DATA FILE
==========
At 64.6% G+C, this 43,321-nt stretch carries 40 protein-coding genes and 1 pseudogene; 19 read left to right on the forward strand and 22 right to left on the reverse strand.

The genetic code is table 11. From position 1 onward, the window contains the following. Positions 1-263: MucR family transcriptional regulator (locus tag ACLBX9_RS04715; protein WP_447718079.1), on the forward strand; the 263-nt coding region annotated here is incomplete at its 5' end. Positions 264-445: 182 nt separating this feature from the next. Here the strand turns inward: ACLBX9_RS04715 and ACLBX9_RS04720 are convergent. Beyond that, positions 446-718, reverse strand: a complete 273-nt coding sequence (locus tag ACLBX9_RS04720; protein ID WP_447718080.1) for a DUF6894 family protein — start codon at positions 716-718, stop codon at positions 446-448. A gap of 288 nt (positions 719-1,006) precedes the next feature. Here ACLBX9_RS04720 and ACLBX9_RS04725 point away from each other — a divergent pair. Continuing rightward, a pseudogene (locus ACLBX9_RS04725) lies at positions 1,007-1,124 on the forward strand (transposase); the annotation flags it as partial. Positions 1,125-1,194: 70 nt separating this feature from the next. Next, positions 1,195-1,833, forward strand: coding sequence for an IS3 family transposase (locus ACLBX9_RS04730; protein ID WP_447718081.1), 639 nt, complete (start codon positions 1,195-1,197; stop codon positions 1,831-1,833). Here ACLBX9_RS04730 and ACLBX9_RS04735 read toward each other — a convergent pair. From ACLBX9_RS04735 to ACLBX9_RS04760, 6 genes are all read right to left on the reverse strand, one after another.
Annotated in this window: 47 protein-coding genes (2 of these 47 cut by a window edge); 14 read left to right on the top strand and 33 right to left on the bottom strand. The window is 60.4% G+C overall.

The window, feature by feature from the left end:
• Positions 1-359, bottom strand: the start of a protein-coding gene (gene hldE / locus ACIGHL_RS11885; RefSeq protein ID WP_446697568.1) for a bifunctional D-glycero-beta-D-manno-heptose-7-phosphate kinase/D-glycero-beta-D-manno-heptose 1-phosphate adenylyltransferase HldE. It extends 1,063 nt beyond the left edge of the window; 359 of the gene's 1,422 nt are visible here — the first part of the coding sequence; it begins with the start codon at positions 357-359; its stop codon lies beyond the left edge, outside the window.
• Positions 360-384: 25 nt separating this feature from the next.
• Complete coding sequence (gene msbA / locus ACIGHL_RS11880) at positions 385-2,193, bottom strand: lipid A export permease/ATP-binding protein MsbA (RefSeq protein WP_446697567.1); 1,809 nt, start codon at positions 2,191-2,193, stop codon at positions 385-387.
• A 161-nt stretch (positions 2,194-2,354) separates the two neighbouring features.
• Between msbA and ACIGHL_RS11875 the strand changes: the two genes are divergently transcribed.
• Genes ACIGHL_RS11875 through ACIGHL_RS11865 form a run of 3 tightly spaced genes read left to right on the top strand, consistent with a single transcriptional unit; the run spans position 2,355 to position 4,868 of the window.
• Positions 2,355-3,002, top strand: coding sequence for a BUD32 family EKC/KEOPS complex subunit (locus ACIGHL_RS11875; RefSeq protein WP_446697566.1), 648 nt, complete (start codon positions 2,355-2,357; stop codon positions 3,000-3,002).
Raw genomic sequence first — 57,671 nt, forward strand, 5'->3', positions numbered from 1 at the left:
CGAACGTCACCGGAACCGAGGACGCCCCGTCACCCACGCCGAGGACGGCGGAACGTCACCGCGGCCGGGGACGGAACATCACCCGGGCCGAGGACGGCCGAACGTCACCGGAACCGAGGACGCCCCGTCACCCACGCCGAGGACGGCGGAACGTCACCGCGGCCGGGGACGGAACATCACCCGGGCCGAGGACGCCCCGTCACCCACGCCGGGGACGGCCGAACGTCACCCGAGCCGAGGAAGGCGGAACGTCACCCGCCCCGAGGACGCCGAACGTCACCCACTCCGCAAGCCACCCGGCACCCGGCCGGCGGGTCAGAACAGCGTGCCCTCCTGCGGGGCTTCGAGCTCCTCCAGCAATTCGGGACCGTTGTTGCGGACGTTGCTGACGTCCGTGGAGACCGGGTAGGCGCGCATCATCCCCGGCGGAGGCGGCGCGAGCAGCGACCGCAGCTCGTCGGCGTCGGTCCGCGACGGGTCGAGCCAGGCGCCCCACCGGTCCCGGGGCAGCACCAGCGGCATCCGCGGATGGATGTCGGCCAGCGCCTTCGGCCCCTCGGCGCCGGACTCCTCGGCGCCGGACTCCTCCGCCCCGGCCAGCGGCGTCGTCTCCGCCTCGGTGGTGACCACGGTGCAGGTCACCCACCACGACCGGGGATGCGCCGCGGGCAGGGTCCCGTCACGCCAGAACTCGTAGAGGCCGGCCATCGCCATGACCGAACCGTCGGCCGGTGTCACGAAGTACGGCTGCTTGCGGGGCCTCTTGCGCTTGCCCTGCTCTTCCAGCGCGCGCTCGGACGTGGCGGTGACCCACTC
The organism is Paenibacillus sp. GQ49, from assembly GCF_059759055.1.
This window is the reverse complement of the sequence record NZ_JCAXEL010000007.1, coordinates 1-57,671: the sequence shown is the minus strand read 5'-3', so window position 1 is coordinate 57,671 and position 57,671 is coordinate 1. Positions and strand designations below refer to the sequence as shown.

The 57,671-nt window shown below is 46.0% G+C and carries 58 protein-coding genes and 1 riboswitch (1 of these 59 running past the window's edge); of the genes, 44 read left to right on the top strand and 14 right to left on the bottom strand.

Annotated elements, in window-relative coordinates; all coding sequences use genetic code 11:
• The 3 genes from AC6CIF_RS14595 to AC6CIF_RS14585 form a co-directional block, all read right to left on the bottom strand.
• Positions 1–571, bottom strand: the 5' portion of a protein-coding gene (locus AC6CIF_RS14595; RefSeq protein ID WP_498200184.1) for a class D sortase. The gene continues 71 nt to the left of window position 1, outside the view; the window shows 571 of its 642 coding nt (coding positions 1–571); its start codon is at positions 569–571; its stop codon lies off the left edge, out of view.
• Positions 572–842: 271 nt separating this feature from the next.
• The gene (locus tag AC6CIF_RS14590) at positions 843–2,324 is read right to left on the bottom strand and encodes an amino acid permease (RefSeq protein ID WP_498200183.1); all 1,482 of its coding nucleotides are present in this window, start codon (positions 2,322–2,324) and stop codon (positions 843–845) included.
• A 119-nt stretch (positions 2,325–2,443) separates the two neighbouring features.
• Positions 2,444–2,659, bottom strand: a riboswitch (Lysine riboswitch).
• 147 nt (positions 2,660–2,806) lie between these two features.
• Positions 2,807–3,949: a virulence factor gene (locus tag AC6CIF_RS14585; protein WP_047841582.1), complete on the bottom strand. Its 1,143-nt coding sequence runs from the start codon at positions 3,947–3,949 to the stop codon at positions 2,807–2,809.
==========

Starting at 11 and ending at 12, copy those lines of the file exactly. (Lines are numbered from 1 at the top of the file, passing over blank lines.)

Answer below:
• Positions 2,355-3,002, top strand: coding sequence for a BUD32 family EKC/KEOPS complex subunit (locus ACIGHL_RS11875; RefSeq protein WP_446697566.1), 648 nt, complete (start codon positions 2,355-2,357; stop codon positions 3,000-3,002).
Raw genomic sequence first — 57,671 nt, forward strand, 5'->3', positions numbered from 1 at the left: